On the other hand, there are organizations of all sizes who opt to leverage third party experts for their incident management needs. Unless your organization has the resources and determination to become absolute experts in cyber defense, leveraging third parties for some or all incident management needs is likely to be the most efficient and cost-effective approach. The time from zero capability to full capability is much smaller than with in house development, and a third-party provider will be able to leverage economies of scale in order to reduce costs. As a very real additional benefit, the right vendor will serve as a trusted cyber security partner over the long term, rather than a passive service provider.

There is no right or wrong answer to the question of “in house” or “third party”; a range of variables, many of which have been outlined here, must be thoroughly considered. We’ve helped many organizations work their way through this process and define the best strategy for them.  

 

Incident Management Solutions - Vendor Selection

If you decide to engage with a third party to use their expertise in cyber security incident management, it is vital that you select one that excels in your required capabilities and who shares your own organization’s values.

Generally speaking, a competent vendor will have the following capabilities and traits:

  • A research and development team. Developing new capabilities, and continuously integrating them into the incident management solution, is key to maintaining top tier defensive capabilities.
  • An offensive security team. Often referred to as a red team, this gives the vendor the capability to truly understand the current state of the art when it comes to the tactics, techniques and procedures available to various threat actors. If the red team works closely with the incident management team, they can enter a symbiotic relationship where both offensive and defensive security skills improve.     
  • A threat intelligence team. Understanding different threat actors, and their tactics, techniques and procedures, is very important to effective response and incident management. Defending and responding to the unknown is difficult, and not likely to yield a high quality service.
  • A 24 hour security operations center. Attackers don’t all work 9-5 in a given time zone, and neither should your defenders. An incident could unfold at any time of the day, and a high quality vendor will have a strong and capable set of people on 24 hour rotation.
  • An incident response team. In the event of a confirmed incident, what will your vendor do? Incident management requires incident managers and incident responders. There must be a team that can efficiently and calmly determine the specifics of a cyber incident: origin, scope, etc. They must be able to help with containment and recovery, too.  This process must be well managed and have specific output, e.g. a report and debrief, with actionable information.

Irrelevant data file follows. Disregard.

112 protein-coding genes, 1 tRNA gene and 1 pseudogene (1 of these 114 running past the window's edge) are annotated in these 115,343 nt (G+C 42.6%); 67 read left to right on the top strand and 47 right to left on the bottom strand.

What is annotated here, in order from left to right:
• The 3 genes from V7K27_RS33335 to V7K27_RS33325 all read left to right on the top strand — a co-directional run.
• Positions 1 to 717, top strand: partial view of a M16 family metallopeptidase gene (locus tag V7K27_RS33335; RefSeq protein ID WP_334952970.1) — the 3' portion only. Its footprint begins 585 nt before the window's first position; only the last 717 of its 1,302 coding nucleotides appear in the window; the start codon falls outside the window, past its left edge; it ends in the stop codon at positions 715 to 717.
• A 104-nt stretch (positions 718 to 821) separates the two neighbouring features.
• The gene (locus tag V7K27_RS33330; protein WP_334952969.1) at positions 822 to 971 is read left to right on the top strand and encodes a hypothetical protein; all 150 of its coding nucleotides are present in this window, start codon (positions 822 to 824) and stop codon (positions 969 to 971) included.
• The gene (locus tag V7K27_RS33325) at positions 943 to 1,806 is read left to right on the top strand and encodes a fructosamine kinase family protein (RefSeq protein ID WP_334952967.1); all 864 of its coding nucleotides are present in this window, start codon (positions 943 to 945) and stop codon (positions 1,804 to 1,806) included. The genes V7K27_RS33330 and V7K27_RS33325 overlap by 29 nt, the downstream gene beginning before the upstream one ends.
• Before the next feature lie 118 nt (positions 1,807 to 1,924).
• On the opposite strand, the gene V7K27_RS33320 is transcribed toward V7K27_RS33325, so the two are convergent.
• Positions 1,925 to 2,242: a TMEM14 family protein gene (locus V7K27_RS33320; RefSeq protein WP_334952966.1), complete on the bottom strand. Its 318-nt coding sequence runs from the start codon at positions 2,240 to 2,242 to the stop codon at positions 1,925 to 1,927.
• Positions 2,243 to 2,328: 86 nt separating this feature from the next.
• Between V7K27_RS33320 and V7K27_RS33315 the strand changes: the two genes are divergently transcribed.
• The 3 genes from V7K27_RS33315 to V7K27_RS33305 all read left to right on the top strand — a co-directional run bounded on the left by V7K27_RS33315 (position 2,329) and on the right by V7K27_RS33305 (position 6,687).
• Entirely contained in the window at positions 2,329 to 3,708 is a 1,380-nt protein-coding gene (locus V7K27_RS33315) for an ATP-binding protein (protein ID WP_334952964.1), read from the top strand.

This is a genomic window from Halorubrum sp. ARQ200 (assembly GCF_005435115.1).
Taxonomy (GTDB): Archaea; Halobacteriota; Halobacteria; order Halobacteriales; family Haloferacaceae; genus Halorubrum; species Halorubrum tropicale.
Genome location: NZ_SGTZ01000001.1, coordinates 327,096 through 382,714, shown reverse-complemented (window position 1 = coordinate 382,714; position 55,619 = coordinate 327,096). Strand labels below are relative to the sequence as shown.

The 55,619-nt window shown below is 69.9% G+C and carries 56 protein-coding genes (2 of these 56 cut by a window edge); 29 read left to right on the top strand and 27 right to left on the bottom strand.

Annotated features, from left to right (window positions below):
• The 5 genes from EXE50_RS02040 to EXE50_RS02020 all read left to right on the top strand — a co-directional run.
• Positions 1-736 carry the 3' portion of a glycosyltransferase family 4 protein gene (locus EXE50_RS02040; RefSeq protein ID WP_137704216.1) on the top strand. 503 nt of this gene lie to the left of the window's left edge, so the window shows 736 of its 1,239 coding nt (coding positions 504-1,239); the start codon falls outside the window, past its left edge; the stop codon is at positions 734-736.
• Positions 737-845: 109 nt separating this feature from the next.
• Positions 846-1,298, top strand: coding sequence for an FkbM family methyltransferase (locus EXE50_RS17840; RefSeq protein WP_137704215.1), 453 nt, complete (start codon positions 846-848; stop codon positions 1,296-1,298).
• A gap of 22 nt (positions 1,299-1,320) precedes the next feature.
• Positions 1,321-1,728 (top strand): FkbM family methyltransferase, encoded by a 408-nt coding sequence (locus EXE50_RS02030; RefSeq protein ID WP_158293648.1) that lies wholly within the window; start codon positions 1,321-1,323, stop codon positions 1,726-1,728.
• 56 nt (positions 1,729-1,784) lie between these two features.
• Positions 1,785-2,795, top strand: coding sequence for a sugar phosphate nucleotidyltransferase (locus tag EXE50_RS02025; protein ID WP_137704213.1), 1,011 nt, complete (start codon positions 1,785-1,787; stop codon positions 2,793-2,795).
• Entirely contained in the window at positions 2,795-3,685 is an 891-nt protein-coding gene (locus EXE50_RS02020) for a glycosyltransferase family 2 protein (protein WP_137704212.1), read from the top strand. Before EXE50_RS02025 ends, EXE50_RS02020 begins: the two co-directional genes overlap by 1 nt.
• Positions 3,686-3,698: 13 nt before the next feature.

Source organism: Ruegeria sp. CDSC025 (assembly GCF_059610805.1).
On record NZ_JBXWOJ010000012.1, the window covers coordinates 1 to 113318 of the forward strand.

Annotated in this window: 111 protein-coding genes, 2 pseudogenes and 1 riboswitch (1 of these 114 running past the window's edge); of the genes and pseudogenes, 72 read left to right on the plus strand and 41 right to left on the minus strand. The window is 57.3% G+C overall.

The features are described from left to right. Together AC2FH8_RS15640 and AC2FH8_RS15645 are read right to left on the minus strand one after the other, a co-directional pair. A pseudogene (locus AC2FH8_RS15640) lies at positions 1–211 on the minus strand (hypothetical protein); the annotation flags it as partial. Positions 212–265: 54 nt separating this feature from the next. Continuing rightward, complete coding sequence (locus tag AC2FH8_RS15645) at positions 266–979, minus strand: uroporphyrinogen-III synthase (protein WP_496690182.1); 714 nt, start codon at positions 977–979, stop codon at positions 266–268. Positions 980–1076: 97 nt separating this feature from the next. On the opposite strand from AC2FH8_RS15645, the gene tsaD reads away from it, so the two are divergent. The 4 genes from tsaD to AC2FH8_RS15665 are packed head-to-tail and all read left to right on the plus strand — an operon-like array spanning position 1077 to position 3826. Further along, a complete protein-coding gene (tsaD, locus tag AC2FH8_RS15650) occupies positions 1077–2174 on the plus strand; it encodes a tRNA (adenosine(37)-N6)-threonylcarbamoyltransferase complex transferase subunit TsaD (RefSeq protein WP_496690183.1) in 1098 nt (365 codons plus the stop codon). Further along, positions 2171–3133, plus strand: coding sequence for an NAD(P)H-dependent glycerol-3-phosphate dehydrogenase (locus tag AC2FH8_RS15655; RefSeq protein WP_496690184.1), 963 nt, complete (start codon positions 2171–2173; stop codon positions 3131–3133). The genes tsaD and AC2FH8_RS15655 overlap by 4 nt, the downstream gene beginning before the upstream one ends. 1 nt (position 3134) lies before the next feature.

• A team of highly competent and driven people who have the right professional experience, certification, and passion. The culture of the incident management team, and the vendor as a whole, is really important.
  • A sensible set of data protection measures. The vendor will have access to a lot of your own organization's sensitive data. As a minimum, look for the basics, for example ISO 27001 certification, a breach notification policy, and a sense that they take your data security very seriously.
  • A desire for long term partnership. Avoid vendors who seem to want to close a deal at any cost with a “one size fits all” approach. The best value will come from a partnership. The vendor should be taking the time to truly understand your current objectives and capabilities, as well as your vision for the future. They should demonstrate a desire to be a true cyber security partner and trusted advisor. 
  • A desire for collaboration. This is closely related to the desire for partnership. Find a service provider that values your understanding of your own business, that works hard to assess your needs, and that helps to not only fill those gaps but to educate you on how to develop over time. They should help you to build maturity and, essentially, operate as an extension of your own team.

It’s important to note that this list is not exhaustive, and your requirements will almost certainly vary. That, in itself, is a great place to start. Before you speak to a third party, make sure your organization has determined its incident management objectives, current strengths and weaknesses, etc. If your primary motivation is compliance, that will likely drive a very different set of selection criteria than if it’s because you’ve experienced a recent breach or other incident. 

 

Conclusion

For most organizations, we recommend some or all cyber security incident management capability is outsourced. This approach typically provides a lower cost of operation, as well as providing a fast track to many compliance requirements.  For those who go the in-house route, we recommend outside expert help with the initial setup. 

Careful consideration of your organization's objectives and resources will be key in determining the exact approach. There is no “one size fits all” approach and a competent and trustworthy third-party provider will be able to help your organization navigate these issues.

 

[i] https://www.exabeam.com/security-operations-center/2018-state-of-the-soc-report/

[ii] https://www.iso27001security.com/html/27035.html

[iii] https://www.gartner.com/en/newsroom/press-releases/2018-08-15-gartner-forecasts-worldwide-information-security-spending-to-exceed-124-billion-in-2019

[iv] https://republicans-oversight.house.gov/wp-content/uploads/2018/12/Equifax-Report.pdf